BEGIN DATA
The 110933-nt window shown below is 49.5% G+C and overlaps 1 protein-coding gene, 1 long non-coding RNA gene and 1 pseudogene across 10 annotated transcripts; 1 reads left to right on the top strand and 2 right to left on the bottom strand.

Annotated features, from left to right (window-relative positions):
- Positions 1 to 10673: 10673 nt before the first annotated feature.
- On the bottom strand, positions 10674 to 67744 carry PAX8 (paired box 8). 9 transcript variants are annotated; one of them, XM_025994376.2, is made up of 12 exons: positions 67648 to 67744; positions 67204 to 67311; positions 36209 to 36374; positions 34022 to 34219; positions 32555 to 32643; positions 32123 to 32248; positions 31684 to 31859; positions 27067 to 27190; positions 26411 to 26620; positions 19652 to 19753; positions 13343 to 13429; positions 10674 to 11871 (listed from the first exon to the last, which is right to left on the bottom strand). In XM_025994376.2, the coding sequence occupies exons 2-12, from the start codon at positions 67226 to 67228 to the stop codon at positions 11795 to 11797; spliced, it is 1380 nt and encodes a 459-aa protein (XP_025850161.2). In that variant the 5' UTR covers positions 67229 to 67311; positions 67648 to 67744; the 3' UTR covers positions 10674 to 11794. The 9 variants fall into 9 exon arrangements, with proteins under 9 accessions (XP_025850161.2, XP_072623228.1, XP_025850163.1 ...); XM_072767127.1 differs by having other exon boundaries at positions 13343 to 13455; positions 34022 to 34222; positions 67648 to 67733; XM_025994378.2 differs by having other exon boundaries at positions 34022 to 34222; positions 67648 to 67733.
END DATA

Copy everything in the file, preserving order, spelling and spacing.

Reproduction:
The 110933-nt window shown below is 49.5% G+C and overlaps 1 protein-coding gene, 1 long non-coding RNA gene and 1 pseudogene across 10 annotated transcripts; 1 reads left to right on the top strand and 2 right to left on the bottom strand.

Annotated features, from left to right (window-relative positions):
- Positions 1 to 10673: 10673 nt before the first annotated feature.
- On the bottom strand, positions 10674 to 67744 carry PAX8 (paired box 8). 9 transcript variants are annotated; one of them, XM_025994376.2, is made up of 12 exons: positions 67648 to 67744; positions 67204 to 67311; positions 36209 to 36374; positions 34022 to 34219; positions 32555 to 32643; positions 32123 to 32248; positions 31684 to 31859; positions 27067 to 27190; positions 26411 to 26620; positions 19652 to 19753; positions 13343 to 13429; positions 10674 to 11871 (listed from the first exon to the last, which is right to left on the bottom strand). In XM_025994376.2, the coding sequence occupies exons 2-12, from the start codon at positions 67226 to 67228 to the stop codon at positions 11795 to 11797; spliced, it is 1380 nt and encodes a 459-aa protein (XP_025850161.2). In that variant the 5' UTR covers positions 67229 to 67311; positions 67648 to 67744; the 3' UTR covers positions 10674 to 11794. The 9 variants fall into 9 exon arrangements, with proteins under 9 accessions (XP_025850161.2, XP_072623228.1, XP_025850163.1 ...); XM_072767127.1 differs by having other exon boundaries at positions 13343 to 13455; positions 34022 to 34222; positions 67648 to 67733; XM_025994378.2 differs by having other exon boundaries at positions 34022 to 34222; positions 67648 to 67733.